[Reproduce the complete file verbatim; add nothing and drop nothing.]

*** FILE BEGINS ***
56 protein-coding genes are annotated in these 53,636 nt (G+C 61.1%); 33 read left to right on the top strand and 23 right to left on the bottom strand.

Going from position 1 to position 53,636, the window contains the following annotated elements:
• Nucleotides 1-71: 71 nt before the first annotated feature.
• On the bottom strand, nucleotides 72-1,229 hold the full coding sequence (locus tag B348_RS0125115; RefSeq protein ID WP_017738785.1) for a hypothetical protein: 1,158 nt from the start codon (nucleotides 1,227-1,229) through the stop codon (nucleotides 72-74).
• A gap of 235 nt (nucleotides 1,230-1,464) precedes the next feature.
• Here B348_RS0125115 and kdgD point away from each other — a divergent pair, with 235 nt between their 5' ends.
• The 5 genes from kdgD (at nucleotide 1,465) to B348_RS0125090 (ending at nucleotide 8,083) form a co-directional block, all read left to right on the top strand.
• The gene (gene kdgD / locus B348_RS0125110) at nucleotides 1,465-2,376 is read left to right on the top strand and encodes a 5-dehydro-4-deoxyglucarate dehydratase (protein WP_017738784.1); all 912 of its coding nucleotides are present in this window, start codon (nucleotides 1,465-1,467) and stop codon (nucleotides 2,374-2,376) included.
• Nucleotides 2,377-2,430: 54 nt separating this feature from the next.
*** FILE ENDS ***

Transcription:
56 protein-coding genes are annotated in these 53,636 nt (G+C 61.1%); 33 read left to right on the top strand and 23 right to left on the bottom strand.

Going from position 1 to position 53,636, the window contains the following annotated elements:
• Nucleotides 1-71: 71 nt before the first annotated feature.
• On the bottom strand, nucleotides 72-1,229 hold the full coding sequence (locus tag B348_RS0125115; RefSeq protein ID WP_017738785.1) for a hypothetical protein: 1,158 nt from the start codon (nucleotides 1,227-1,229) through the stop codon (nucleotides 72-74).
• A gap of 235 nt (nucleotides 1,230-1,464) precedes the next feature.
• Here B348_RS0125115 and kdgD point away from each other — a divergent pair, with 235 nt between their 5' ends.
• The 5 genes from kdgD (at nucleotide 1,465) to B348_RS0125090 (ending at nucleotide 8,083) form a co-directional block, all read left to right on the top strand.
• The gene (gene kdgD / locus B348_RS0125110) at nucleotides 1,465-2,376 is read left to right on the top strand and encodes a 5-dehydro-4-deoxyglucarate dehydratase (protein WP_017738784.1); all 912 of its coding nucleotides are present in this window, start codon (nucleotides 1,465-1,467) and stop codon (nucleotides 2,374-2,376) included.
• Nucleotides 2,377-2,430: 54 nt separating this feature from the next.